Experiences of dying at home for people living with financial hardship and deprivation

A new study explores the lived experience of socioeconomic deprivation and home dying in the UK. Key findings include the high costs of dying at home and the "oppressive and alienating" environment because of cramped, materially poor social housing.

However, a home environment was still important to all participants, particularly to support identity and autonomy. Some were explicit about wanting to remain at home for as long as possible.

The study forms part of a larger Dying in the Margins project led by the University of Glasgow.

Read the full study findings via Science Direct here.

GPs pilot AI-powered WhatsApp messaging

An artificial intelligence (AI) powered WhatsApp messaging platform for scheduling cervical screening appointments is being piloted in London. The pilot, which aims to increase uptake and streamline the appointment management process, will take place at the Islington GP Federation.

The AI assistant, called Asa, allows patients to book, reschedule, and cancel appointments via WhatsApp at any time. It uses generative AI and behavioural science to tailor language and messaging to different patient groups.

Read the full story via the PharmaPhorum website here.

Commissioning community champions: lessons from a pandemic

PIF member The King's Fund has published a report on commissioning community champions. The report is based on surveys of local authority commissioners, plus interviews with those commissioning and delivering programmes.

It highlights the added value community champions can bring, particularly engaging with communities previously perceived to be invisible from public health and engagement processes. The report also sets out questions to help commissioners and decision makers identify the potential value of community champions to their systems.

Read the full report via The King's Fund website here.

Study: Using large language models to navigate stem cell transplantation

Researchers have tested whether three large language models (LLMs) can guide non-specialist healthcare professionals and advise patients seeking information on hematopoietic stem cell transplantation (HSCT). They tested ChatGPT-3.5, ChatGPT-4 and Bard (Google AI) on a range of measures including response consistency and veracity and language comprehensibility.

Researchers concluded the presence of mistakes and lack of clear references means LLMs are not yet appropriate for routine, unsupervised clinical use, or patient counselling. However, implementation of LLMs ability to access and reference materials, as well as the development of models trained in specialised domain knowledge data sets may offer potential solutions for future applications.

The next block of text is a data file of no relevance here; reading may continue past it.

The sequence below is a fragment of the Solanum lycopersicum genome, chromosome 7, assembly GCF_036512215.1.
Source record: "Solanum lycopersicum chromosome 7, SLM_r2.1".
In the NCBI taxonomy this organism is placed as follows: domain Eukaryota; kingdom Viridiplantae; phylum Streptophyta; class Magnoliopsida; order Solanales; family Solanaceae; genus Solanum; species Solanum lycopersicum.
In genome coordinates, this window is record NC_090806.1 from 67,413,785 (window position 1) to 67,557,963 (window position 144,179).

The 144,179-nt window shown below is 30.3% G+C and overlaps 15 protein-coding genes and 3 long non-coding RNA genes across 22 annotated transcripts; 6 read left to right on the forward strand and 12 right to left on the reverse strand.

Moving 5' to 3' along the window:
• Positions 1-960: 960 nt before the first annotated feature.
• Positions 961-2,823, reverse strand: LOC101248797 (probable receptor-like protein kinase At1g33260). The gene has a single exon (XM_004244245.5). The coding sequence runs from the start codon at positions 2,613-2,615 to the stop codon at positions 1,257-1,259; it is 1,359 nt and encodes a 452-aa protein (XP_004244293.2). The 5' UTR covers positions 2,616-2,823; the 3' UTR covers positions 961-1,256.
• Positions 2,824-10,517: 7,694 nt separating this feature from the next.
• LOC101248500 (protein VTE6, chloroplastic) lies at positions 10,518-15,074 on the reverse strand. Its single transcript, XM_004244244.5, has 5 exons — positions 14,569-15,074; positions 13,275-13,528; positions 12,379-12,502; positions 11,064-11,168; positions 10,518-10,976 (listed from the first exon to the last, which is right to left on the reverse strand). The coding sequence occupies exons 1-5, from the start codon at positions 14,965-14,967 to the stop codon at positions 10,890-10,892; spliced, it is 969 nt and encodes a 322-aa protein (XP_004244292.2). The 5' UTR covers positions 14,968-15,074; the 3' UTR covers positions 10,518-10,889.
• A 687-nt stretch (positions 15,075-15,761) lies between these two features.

Access the full study findings via the JMIR website here.

Introducing LUPUS UK Youth

PIF member LUPUS UK has introduced a new service – LUPUS UK Youth. The group was created to provide a community dedicated to young people with lupus. It has resources on Facebook and Instagram.

The group was set up by LUPUS UK's new young people and family support officer Chelsea. She lives with lupus, having been diagnosed 10 years ago at the age of 14.

Read Chelsea's blog about what she wants to achieve with the new group via the LUPUS UK website here.

Study: Experiences of community rehabilitation for Long COVID

A new study explores the experience of accessing Long COVID community rehabilitation from the perspectives of people with Long COVID and GPs. Both groups recognised the challenges of dealing with an emergent, complex condition and highlighted a lack of clear pathways.

However, many people with Long COVID felt they were not heard or believed by healthcare professionals and the wider public. They expressed a desire for their symptoms to be validated. Participants reported living with an invisible illness, often attributed to a lack of understanding about the affects of Long COVID.

Researchers highlighted the need for greater understanding of the role of community rehabilitation in the treatment of Long COVID and accessible services.

Access the full study findings via the BMJ Open website here.

"Transformative change" needed to save babies' lives

A report by PIF member Tommy's and Sands says Government promises to increase spending on maternity and neonatal services are not enough to drive the "transformative change" needed to save babies’ lives. The Saving Babies’ Lives 2024: Progress Report says progress towards reducing stillbirths and neonatal deaths has stalled across the UK.

The report also highlights ongoing differences in outcomes. In 2021, the rate of both stillbirths and neonatal deaths among black babies was almost double the rate among white babies. The rate of stillbirths in the most deprived areas of the UK was double that in the least deprived areas.

Read more on the report via the Tommy's website here.

Study: Joining Facebook groups to support self management

A new study aims to explore women's motivations for joining gestational diabetes mellitus (GDM) Facebook groups and the perceived benefits of such spaces. The most commonly reported benefits of membership were "reading about food ideas" and "finding helpful information and tips". Respondents reported finding their group strongly sympathetic, tolerant, sensitive and supportive.

Researchers concluded GDM Facebook groups are valuable for informational and emotional support, sharing lived experiences and offering a sense of community. They provide women with access to more tailored and readily available support, filling gaps not addressed by healthcare providers.

Access the full study findings via the Wiley Online Library here.